John of Austria in the town of Messina
A monument in honor to John of Austria was ordered by the Senate of Messina to the sculptor and architect from Florence Andrea Calamech in 1572. It occured after the notable battle of Lepanto where the Christian fleet defeated the Ottoman one on October 7, 1571.
This worthy statue was located in the square of the Royal Palace, where there is the customs now. After the troubles of the Risorgimento in 1848, the statue was moved to the another square along Corso Cavour. Finally, after the 1908 erthquake, it was placed in Piazza dei Catalani, where it can be admired today.
The statue with John of Austria
Don Giovanni, as locals call him, wears a typical Spanish armour and shows with satisfaction his trophy. Mehemet Alì Pascià’s head is under the Christian leader’s foot, given that the Ottoman captain died during the battle.
John of Austria is holding a scepter in his right hand, which is the symbol of the Christian alliance against the Turkish enemy.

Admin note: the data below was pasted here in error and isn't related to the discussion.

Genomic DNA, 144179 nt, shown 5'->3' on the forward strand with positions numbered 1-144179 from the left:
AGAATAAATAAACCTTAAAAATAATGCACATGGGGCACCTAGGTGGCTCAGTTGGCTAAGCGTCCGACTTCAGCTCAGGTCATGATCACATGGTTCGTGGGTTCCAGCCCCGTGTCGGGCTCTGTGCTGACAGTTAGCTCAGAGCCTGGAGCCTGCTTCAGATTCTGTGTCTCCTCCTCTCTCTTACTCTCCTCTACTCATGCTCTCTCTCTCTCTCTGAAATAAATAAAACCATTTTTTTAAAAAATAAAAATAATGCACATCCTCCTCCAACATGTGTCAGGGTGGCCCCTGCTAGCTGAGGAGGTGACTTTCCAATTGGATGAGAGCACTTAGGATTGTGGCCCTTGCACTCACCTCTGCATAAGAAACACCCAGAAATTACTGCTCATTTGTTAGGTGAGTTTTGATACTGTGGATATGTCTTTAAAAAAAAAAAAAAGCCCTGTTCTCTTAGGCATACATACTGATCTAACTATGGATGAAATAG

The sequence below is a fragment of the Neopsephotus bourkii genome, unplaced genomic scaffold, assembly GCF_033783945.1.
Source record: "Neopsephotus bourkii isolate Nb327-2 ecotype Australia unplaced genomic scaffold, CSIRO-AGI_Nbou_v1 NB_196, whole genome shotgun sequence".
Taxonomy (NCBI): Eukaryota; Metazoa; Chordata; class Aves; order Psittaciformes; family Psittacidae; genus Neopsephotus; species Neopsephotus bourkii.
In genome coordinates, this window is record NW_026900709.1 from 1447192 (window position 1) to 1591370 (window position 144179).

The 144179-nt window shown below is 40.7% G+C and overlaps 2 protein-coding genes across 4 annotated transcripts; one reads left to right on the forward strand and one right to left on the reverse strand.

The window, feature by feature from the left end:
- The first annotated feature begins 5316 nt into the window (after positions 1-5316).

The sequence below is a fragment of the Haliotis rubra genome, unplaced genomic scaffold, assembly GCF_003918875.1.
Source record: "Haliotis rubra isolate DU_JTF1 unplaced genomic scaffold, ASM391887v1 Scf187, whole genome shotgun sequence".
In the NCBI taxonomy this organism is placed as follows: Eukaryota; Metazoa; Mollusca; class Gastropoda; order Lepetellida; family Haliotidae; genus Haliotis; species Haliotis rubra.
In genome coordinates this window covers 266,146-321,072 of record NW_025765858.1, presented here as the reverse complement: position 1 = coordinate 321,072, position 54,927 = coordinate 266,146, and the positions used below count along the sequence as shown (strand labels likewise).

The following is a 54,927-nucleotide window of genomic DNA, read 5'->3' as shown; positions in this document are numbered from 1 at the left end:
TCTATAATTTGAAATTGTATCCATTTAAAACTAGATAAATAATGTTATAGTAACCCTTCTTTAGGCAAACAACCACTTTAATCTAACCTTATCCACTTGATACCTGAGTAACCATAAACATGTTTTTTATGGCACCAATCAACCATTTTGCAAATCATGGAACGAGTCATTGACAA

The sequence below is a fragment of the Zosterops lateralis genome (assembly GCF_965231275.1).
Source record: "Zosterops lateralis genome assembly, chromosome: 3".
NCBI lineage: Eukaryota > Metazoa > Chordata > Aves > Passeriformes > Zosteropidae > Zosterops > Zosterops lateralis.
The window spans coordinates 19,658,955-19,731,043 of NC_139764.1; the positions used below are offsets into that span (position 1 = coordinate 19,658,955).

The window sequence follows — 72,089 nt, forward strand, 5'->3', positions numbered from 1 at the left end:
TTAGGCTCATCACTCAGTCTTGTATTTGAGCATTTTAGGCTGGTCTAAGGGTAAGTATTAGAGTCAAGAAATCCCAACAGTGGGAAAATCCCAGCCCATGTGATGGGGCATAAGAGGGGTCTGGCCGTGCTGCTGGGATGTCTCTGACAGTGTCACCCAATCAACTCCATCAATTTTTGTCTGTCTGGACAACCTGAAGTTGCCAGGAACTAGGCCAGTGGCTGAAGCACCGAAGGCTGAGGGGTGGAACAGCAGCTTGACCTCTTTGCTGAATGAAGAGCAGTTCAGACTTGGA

The marble pedestal is decorated with bronze plaques on each sides. The battle is described as it follows:
- a front inscription reminds the historical context;
- on the right, both fleets are arranged;
- the crucial point of the battle and the escaping Turkish ships are depicted on the back plaque;
- on the left, the triumphant Christian fleet is approaching the harbour of Messina and the layout of the city dating back to the 16th century can be observed.
The hero is rigid showing his triumph and determination, although he’s stepping forward. He won the battle, and foiled the dangerous Turkish enemy.
Do you know it?
The terrible earthquake in 1908 destroyed sculptures and architectural works of art, which were made by Andrea Calamecca, so this monument is the only entire example of his creativity we can see today in Messina.
A copy of this bronze statue is in Germany. John of Austria was born in 1547 as an illigitimate son of Emperor Charles V in Regensburg. In his birthplace this copy was placed in 1978.
Luana La Fauci (Brigida Carrubba for the translation)